It's easy to use display breakouts with Python and the Adafruit Blinka Displayio module.  This module allows you to easily write Python code to control the display.

We'll cover how to wire the display to your Raspberry Pi. First assemble your display.

Since there's dozens of Linux computers/boards you can use we will show wiring for Raspberry Pi. For other platforms, please visit the guide for CircuitPython on Linux to see whether your platform is supported

Connect the display as shown below to your Raspberry Pi.

Note this is not a kernel driver that will let you have the console appear on the TFT. However, this is handy when you can't install an fbtft driver, and want to use the TFT purely from 'user Python' code!
You can only use this technique with Linux/computer devices that have hardware SPI support, and not all single board computers have an SPI device so check before continuing


  • Vin connects to the Raspberry Pi's 3V pin
  • GND connects to the Raspberry Pi's ground
  • CLK connects to SPI clock. On the Raspberry Pi, thats SLCK
  • MOSI connects to SPI MOSI. On the Raspberry Pi, thats also MOSI
  • CS connects to our SPI Chip Select pin. We'll be using CE0
  • RST connects to our Reset pin. We'll be using GPIO 24 but this can be changed later.
  • D/C connects to our SPI Chip Select pin. We'll be using GPIO 25, but this can be changed later as well.


You'll need to install the Adafruit_Blinka library that provides the CircuitPython support in Python. This may also require enabling SPI on your platform and verifying you are running Python 3. Since each platform is a little different, and Linux changes often, please visit the CircuitPython on Linux guide to get your computer ready!

If you have previously installed the Kernel Driver with the PiTFT Easy Setup, you will need to remove it first in order to run this example.

Python Installation of ST7789 Library

Once that's done, from your command line run the following command:

  • sudo pip3 install adafruit-circuitpython-st7789 adafruit-circuitpython-display-text

If your default Python is version 3 you may need to run 'pip' instead. Just make sure you aren't trying to use CircuitPython on Python 2.x, it isn't supported!

If that complains about pip3 not being installed, then run this first to install it:

  • sudo apt-get install python3-pip

Pillow Library

We also need PIL, the Python Imaging Library, to allow graphics and using text with custom fonts. There are several system libraries that PIL relies on, so installing via a package manager is the easiest way to bring in everything:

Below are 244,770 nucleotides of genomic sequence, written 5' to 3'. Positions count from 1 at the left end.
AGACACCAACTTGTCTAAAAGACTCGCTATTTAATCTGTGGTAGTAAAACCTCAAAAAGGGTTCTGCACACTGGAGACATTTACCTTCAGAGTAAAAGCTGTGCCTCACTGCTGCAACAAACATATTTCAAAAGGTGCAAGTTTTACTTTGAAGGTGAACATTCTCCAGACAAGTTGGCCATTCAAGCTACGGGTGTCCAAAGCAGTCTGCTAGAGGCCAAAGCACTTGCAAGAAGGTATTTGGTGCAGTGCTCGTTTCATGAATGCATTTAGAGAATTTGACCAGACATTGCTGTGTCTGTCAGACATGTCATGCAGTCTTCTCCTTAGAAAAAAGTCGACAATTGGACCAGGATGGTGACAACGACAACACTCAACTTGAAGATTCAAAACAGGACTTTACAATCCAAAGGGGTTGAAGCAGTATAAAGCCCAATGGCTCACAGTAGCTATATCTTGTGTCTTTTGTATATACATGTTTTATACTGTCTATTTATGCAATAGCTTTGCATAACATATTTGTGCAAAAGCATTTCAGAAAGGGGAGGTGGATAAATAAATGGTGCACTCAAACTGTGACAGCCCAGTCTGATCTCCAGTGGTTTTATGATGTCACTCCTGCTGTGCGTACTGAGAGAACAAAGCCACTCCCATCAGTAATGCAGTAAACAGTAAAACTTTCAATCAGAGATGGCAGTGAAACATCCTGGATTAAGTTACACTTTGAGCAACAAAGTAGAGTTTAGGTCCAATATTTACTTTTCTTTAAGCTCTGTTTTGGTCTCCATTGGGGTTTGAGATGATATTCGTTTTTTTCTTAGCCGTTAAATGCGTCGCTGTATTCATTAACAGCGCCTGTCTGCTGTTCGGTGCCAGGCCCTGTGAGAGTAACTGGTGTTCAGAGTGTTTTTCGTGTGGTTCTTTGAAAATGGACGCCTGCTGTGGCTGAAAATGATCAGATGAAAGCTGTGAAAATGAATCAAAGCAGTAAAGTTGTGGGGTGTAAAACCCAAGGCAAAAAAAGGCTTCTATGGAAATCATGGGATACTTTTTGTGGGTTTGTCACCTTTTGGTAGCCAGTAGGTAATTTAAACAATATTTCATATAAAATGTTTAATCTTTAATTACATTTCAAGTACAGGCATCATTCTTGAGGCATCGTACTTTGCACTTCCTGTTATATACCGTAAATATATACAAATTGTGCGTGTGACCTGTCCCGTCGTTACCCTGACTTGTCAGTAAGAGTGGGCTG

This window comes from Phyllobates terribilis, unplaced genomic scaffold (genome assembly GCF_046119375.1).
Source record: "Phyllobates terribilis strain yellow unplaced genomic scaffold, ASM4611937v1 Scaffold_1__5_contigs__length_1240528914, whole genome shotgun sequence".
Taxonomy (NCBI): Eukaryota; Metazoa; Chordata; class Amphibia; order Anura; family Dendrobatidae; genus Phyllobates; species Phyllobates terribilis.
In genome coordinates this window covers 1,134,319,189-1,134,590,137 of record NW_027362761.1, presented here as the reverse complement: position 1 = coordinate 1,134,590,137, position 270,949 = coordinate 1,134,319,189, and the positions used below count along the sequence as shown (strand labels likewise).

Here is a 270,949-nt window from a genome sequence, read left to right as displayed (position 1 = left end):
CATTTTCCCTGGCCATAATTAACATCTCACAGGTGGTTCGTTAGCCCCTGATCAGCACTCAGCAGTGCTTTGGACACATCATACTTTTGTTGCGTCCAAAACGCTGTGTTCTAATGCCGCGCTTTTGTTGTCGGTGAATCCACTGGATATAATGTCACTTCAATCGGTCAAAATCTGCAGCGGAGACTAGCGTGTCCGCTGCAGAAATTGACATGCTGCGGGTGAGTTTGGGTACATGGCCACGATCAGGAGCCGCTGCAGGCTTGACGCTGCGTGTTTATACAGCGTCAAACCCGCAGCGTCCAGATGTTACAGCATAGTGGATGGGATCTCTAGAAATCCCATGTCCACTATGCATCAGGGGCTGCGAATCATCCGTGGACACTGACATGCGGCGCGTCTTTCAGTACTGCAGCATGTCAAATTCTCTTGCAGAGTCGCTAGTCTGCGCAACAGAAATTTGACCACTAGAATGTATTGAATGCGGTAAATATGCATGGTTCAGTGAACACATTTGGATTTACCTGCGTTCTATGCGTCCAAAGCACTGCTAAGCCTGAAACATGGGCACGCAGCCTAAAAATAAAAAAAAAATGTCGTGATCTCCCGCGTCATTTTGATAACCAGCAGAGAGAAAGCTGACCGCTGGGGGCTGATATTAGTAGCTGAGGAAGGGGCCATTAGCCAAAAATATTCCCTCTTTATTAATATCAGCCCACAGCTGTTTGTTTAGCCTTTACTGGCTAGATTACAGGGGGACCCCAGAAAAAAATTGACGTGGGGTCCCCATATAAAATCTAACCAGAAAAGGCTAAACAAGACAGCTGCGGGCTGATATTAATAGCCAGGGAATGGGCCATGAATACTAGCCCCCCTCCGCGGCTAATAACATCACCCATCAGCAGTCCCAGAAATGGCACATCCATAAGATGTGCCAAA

sudo apt-get install python3-pil

NumPy Library

A recent improvement of the RGB_Display library makes use of NumPy for additional speed. This can be installed with the following command:

sudo apt-get install python3-numpy

Script Download and Modifications

Download the script using the wget command:

cd ~

Next, edit the script and make the following changes to use the correct pins:

spi = board.SPI()
tft_cs = board.CE0
tft_dc = board.D25

display_bus = displayio.FourWire(
    spi, command=tft_dc, chip_select=tft_cs, reset=board.D24

Now go ahead and run the script, the output should look like this:

Full Example

# SPDX-FileCopyrightText: 2021 ladyada for Adafruit Industries
# SPDX-License-Identifier: MIT

This test will initialize the display using displayio and draw a solid green
background, a smaller purple rectangle, and some yellow text.
import board
import terminalio
import displayio

# Starting in CircuitPython 9.x fourwire will be a seperate internal library
# rather than a component of the displayio library
    from fourwire import FourWire
except ImportError:
    from displayio import FourWire
from adafruit_display_text import label
from adafruit_st7789 import ST7789

# Release any resources currently in use for the displays

spi = board.SPI()
tft_cs = board.D5
tft_dc = board.D6

display_bus = FourWire(spi, command=tft_dc, chip_select=tft_cs, reset=board.D9)

display = ST7789(display_bus, width=280, height=240, rowstart=20, rotation=90)

# Make the display context
splash = displayio.Group()
display.root_group = splash

color_bitmap = displayio.Bitmap(280, 240, 1)
color_palette = displayio.Palette(1)
color_palette[0] = 0x00FF00  # Bright Green

bg_sprite = displayio.TileGrid(color_bitmap, pixel_shader=color_palette, x=0, y=0)

# Draw a smaller inner rectangle
inner_bitmap = displayio.Bitmap(240, 200, 1)
inner_palette = displayio.Palette(1)
inner_palette[0] = 0xAA0088  # Purple
inner_sprite = displayio.TileGrid(inner_bitmap, pixel_shader=inner_palette, x=20, y=20)

# Draw a label
text_group = displayio.Group(scale=3, x=37, y=120)
text = "Hello World!"
text_area = label.Label(terminalio.FONT, text=text, color=0xFFFF00)
text_group.append(text_area)  # Subgroup for text scaling

while True:

This guide was first published on Sep 08, 2021. It was last updated on Jun 22, 2024.

This page (Python Usage) was last updated on Jun 22, 2024.

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